This spring, the Portland Police intended to carry out their semi-annual ritual of raiding the camps that homeless people maintain under bridges and in parks. These raids are timed to coincide with the closing of the winter homeless shelters, ensuring the maximum number of people on the streets and in the camps. This year however, the cops were met with organized resistance from the community and were forced to back down.

"Officers Clean Up West Side for Earth Week," announced the Bureau's April on-line newsletter. This "clean-up" was a well-laid plan to simultaneously sweep eight campsites. In the past, the cops have claimed they only issue citations for camping (which is illegal in Portland), and make arrests for more serious offenses or outstanding warrants.

The catch is that homeless folks, busied with trifles like finding food and shelter, are not likely to show up to court for a camping ticket, and will therefore have a warrant the next time. In February, however, the cops were cutting right to the chase: they told Sisters of the Road Cafe that they were planning on arresting as many people as possible. Alongside the "law and order" operation of punishing the poor, the police had a Public Relations coup in mind as well: a volunteer anti-littering group called SOLV had been enlisted to send dozens of volunteers to assist the cops haul away the belongings left behind by the forcibly removed homeless. The police invited the media and the feel-good event looked as though it would bring as much favorable press as it has in past years.

Homeless advocacy groups including the Sisters of the Road Cafe, JOIN, and the Homeless Person's Legal Issues Task Force called a community meeting to discuss a response to these plans. Copwatch was at this meeting and we agreed to coordinate efforts to have observers at each of the campsites. With less than a week until the raids, we had a lot of work to do. When the police learned that there was to be a public presence at the sweeps, they re-scheduled the actual raids for 4 am. The media-friendly trash clean-up was to take place at 8 am. Clearly, the cops did not want people from the community to come and see the Bureau's priorities enacted as they forcibly removed people from their living spaces. This change in plans presented us with several obstacles: it would be difficult to get enough people to be out at 4 am, the public transit would not be running, and it would be dark, making videotaping problematic. We swung into high gear-reaching out to the people in our workplaces, schools and neighborhoods, organizing carpools from all over Portland, and soliciting donations for camcorder lighting. It was a mammoth task, but within two days we had it all put together. Each of the eight sites was to have a team of at least four observers, including one trained Copwatcher, one Spanish-speaker and one person from the homeless or homeless advocacy community.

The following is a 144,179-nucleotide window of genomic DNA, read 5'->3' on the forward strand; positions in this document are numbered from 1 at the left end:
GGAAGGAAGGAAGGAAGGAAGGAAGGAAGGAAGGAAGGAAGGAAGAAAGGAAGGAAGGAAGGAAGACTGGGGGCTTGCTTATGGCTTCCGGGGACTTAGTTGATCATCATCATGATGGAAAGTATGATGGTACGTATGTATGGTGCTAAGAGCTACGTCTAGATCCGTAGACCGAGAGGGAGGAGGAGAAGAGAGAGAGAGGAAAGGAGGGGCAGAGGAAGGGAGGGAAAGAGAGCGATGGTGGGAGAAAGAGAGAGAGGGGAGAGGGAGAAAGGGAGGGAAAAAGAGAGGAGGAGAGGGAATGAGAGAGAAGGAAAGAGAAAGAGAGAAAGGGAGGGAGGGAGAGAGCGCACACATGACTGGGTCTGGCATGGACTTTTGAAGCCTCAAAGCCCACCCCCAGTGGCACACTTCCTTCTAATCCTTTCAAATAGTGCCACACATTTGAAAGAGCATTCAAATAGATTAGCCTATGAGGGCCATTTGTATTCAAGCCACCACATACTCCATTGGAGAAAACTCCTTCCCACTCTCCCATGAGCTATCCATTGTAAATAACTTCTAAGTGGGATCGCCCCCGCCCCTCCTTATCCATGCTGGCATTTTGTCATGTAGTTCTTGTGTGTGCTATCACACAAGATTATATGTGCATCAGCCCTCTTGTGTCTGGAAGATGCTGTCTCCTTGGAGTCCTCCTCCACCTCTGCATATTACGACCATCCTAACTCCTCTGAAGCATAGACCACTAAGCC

When the volunteer group SOLV got wind of a community response, they decided this project was too controversial for them to be involved with. They informed the Bureau that they were pulling out a mere two days before the endeavor was to take place. The Police decided to cancel the raids. In a public statement, they stated they were cancelling the sweeps because they did not want to have to "remove protestors." As a result of all this, the Central (downtown) Precinct also agreed to meet with Sisters of the Road and JOIN about alternatives to raids. Although this commitment was made in April, the first meeting didn't happen until late July.

The significance of this story should not be understated. A relatively small group of concerned people, with very few resources, in less than a week organized opposition to a well-planned, well- funded operation of the police bureau. They announced their plans to do something we as a community considered disgusting, and we kept them from carrying out those plans. This small yet significant victory should be a lesson to all of us who care about liberty and justice: Organize. Agitate. Keep at it and seek out like-minded people, and you CAN win.

See sidebar, "Police Harass Homeless At Community Dining Hall."

To work on ending the anti-camping ordinance, contact the Campaign for Legal Places to Sleep at 228-5657 or the Oregon Housing Now Coalition at 288-0317.
For other info contact JOIN at 232-2031.
Check out the Portland Police Bureau's "Community Policing News."


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